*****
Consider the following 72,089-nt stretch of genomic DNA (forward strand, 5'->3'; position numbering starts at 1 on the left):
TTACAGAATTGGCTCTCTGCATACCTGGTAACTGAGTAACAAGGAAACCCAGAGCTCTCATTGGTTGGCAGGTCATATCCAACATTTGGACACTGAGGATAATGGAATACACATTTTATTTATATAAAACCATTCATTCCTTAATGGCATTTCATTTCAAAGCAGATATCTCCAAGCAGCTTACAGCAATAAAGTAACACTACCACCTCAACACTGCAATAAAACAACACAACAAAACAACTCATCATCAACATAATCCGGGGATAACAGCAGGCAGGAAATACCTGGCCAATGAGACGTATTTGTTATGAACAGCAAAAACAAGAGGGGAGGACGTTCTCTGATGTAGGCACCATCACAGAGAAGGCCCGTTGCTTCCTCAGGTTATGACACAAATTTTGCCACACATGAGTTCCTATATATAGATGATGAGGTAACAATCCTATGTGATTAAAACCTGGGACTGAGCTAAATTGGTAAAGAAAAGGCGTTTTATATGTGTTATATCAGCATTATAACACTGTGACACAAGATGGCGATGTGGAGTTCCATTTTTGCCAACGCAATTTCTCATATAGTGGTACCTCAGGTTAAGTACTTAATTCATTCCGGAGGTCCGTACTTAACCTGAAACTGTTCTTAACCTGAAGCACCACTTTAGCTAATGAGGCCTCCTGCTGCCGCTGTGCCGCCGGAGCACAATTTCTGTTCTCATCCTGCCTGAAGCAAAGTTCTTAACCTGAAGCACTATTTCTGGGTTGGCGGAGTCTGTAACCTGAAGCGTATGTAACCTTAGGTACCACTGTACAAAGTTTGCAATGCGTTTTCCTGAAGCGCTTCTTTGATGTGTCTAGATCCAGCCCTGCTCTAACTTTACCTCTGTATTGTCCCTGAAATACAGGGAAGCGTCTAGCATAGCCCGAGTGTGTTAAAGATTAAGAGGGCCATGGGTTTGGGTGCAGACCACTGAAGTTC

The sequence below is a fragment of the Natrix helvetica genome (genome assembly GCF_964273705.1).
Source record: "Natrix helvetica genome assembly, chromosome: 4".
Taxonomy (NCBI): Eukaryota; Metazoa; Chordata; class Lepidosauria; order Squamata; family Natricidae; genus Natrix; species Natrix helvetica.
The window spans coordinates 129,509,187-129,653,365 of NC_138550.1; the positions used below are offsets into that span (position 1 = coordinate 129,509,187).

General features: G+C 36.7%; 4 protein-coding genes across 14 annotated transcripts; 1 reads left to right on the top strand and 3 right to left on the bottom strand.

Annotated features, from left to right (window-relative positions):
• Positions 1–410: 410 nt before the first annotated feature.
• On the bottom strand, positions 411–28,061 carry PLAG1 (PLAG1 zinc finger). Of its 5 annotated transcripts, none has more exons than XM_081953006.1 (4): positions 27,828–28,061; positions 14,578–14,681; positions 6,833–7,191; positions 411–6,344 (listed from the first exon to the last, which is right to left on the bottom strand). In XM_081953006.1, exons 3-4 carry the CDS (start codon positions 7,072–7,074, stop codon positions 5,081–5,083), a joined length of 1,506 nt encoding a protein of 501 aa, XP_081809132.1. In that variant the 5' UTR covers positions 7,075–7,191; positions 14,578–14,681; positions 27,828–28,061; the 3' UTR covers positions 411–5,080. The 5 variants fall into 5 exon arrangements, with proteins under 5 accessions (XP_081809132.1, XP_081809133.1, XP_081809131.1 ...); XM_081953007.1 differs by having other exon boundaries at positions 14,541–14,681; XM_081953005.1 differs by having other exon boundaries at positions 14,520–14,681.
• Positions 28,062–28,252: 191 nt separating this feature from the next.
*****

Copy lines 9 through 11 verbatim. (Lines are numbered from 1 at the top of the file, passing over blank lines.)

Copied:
• Positions 1–410: 410 nt before the first annotated feature.
• On the bottom strand, positions 411–28,061 carry PLAG1 (PLAG1 zinc finger). Of its 5 annotated transcripts, none has more exons than XM_081953006.1 (4): positions 27,828–28,061; positions 14,578–14,681; positions 6,833–7,191; positions 411–6,344 (listed from the first exon to the last, which is right to left on the bottom strand). In XM_081953006.1, exons 3-4 carry the CDS (start codon positions 7,072–7,074, stop codon positions 5,081–5,083), a joined length of 1,506 nt encoding a protein of 501 aa, XP_081809132.1. In that variant the 5' UTR covers positions 7,075–7,191; positions 14,578–14,681; positions 27,828–28,061; the 3' UTR covers positions 411–5,080. The 5 variants fall into 5 exon arrangements, with proteins under 5 accessions (XP_081809132.1, XP_081809133.1, XP_081809131.1 ...); XM_081953007.1 differs by having other exon boundaries at positions 14,541–14,681; XM_081953005.1 differs by having other exon boundaries at positions 14,520–14,681.
• Positions 28,062–28,252: 191 nt separating this feature from the next.